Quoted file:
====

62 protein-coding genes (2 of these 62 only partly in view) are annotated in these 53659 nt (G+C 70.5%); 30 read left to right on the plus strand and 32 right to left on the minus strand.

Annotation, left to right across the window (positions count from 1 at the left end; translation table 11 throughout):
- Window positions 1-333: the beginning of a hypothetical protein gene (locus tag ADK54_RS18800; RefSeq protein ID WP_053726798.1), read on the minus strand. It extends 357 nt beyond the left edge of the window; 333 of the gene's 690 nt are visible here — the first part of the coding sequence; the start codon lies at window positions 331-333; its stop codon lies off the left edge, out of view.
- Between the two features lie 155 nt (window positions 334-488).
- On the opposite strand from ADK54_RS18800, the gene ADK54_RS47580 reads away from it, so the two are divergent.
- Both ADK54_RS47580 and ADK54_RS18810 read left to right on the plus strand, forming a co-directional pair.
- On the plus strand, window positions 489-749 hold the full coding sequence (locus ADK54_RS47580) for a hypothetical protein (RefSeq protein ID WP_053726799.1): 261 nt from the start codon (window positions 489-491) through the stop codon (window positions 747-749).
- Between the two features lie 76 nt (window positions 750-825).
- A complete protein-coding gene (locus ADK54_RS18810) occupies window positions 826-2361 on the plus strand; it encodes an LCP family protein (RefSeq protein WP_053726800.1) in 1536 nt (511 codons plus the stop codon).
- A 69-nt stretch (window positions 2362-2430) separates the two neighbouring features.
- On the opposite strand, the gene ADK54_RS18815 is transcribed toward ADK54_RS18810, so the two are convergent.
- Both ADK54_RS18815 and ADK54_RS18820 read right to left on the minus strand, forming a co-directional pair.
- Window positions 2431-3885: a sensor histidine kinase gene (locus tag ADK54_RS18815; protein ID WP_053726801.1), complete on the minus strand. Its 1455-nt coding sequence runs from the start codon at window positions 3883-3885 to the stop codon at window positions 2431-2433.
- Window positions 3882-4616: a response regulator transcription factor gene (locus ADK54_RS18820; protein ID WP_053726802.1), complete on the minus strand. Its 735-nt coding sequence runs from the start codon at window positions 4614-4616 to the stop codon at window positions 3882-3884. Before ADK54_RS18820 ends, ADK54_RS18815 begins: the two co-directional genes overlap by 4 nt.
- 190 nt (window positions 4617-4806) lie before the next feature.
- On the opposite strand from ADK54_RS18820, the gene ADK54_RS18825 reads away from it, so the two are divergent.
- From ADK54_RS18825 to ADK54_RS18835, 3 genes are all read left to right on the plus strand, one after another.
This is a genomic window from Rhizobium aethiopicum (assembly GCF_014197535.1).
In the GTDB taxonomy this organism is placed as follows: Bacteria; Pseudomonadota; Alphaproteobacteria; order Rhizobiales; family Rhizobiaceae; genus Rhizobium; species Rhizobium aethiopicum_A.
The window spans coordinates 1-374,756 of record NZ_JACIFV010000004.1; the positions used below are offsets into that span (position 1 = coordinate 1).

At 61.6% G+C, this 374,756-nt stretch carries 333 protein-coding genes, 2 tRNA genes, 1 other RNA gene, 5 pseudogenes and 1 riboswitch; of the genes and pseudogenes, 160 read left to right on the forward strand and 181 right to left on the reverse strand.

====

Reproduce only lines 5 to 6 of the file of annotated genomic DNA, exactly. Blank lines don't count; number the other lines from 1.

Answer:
- On the opposite strand from ADK54_RS18800, the gene ADK54_RS47580 reads away from it, so the two are divergent.
- Both ADK54_RS47580 and ADK54_RS18810 read left to right on the plus strand, forming a co-directional pair.